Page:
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Three thoughts on how to reclaim liberalism

24.11.2014 Josef Lentsch

The motto of this year’s ALDE Congress in Lissabon last weekend was „Reclaim liberalism“. Quite a few large parties including the FDP in Germany and the LibDems in the UK incurred heavy, in some cases existence-threatening losses at the past national and European elections. Self-reflection and soul searching are the consequence, and at the end of the Congress it was proclaimed that the reclaiming has been successfully begun. But has it?

I don’t pretend to have all the answers, but for starters, here are three thoughts:

1. Reclaiming liberalism is as much about structure and process as it is about content

Throughout the Congress it was emphasized that in order to be successful, liberalism needs to go where the people are. I would argue it is the other way around: liberalism needs to open itself up and invite people in. But simple openness will not be enough. 21st century liberalism needs to be empowering, involving and participatory. This is as much about helping to create the necessary societal policy frameworks, as it is about providing according internal structures and processes. The liberal party of the future is not one of committees, but one of distributed networks. And it makes participation independent from time and location easy and impactful.

For political parties that have existed and grown for hundred years or more, this means painful and radical structural transformation. But it is unavoidable nonetheless. I predict that parties that shy away from this will cease to exist in the next 10 years.

2. Reclaim liberalism from the future, not from the past 

Another thing that was emphasized again and again at the Congress was liberalism’s great past. In this sense, re-claim was the fitting backward-looking motto.

Indeed, there are numerous liberal thinkers to be proud of. There are many battles of ideas that have been won. And elections too. So what? 21st century liberalism cannot win the hearts of the people by mourning about what has been lost, and being defensive about having the superior arguments that, unfortunately, people do not appreciate. People don’t care about a great past. Get over it.

Instead of fighting to reclaim 20th century liberalism, we need to newly claim 21st century liberalism.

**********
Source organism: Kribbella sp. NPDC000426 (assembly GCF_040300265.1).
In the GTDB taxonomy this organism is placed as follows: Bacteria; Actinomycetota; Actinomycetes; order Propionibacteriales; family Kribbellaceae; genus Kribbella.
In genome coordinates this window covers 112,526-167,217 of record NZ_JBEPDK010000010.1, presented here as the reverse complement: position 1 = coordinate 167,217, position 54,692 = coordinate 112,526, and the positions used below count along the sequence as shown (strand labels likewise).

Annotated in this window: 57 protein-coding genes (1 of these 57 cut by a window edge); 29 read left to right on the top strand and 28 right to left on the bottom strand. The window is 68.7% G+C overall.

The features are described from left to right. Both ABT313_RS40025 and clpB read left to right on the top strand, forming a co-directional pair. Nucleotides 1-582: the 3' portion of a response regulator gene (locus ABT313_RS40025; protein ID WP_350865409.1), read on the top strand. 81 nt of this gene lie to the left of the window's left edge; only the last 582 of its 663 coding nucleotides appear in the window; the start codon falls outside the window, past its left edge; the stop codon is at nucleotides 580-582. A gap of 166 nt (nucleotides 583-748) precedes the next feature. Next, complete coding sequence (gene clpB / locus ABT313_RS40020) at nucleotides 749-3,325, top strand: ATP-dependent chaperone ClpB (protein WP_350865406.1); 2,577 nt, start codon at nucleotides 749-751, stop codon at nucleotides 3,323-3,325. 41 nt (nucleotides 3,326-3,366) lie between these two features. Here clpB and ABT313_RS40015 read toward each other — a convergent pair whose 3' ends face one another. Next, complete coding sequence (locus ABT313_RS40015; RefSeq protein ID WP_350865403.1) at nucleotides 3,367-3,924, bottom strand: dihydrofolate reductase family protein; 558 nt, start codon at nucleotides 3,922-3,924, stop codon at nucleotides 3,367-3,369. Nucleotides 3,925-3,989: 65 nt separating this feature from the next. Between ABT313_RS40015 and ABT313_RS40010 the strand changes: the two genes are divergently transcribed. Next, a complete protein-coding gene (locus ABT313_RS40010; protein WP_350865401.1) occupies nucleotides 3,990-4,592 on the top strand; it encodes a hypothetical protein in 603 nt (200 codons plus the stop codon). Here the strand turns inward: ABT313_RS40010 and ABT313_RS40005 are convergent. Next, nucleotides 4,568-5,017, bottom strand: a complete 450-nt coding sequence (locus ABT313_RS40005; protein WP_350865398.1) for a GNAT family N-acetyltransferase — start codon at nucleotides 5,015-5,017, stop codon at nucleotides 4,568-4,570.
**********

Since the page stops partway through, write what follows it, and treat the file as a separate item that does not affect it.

21st century liberalism needs to create a credible vision of a better and fairer society, with opportunities for all, not only for present, but also for future generations. This vision needs to provide piloting lights on the landing strip to our bright future. It needs to be actionable, it needs to involve the great ideas of many people instead of the great minds of just a few, and it needs to end right in the here and now.

3. Reclaim liberalism by walking the talking

Materializing a 21st century liberal vision will take time, transforming organizational structures and procedures perhaps even more so. All the more important it is that we start now. But what can we deliver in the short term?

For starters, let us live up to our own expectations, and bring ourselves in line with our future. How, for example, can it be that at the session to Reclaim Liberalism at the Congress, there are only men and no women on the panel? The past of liberalism may have been male-dominated. But is this how the future will look like? How can we expect future liberal leaders to be inspired if we do not provide them with the appropriate role models? We need to start asking ourselves those kinds of painful questions, and start delivering real-life answers quick. Time is running out, and looking back in nostalgia will not help us win the next elections.

  • Anton Stemberger

    Ciao Josef,

    I envy you for the experience at the ALDE congress.

    I would also concur with you that the question is less content and more process related. In that sense, would it not be also logic to expect the disolution or – better – the reconfiguration of ideologies? What was liberal in the 20th century might not be in the 21st Century?

    As much as I love my liberty and right for self determination, I also have sympathy to some socialistic ideas or sometimes value conservative approaches… what does that make me ideological in the 21st Century (beside from a committed NEOs)?

    Greetings from the Middle East where societies still have to come to grips with themselves and venture for peaceful (conflict resolutions) politics.

    Anton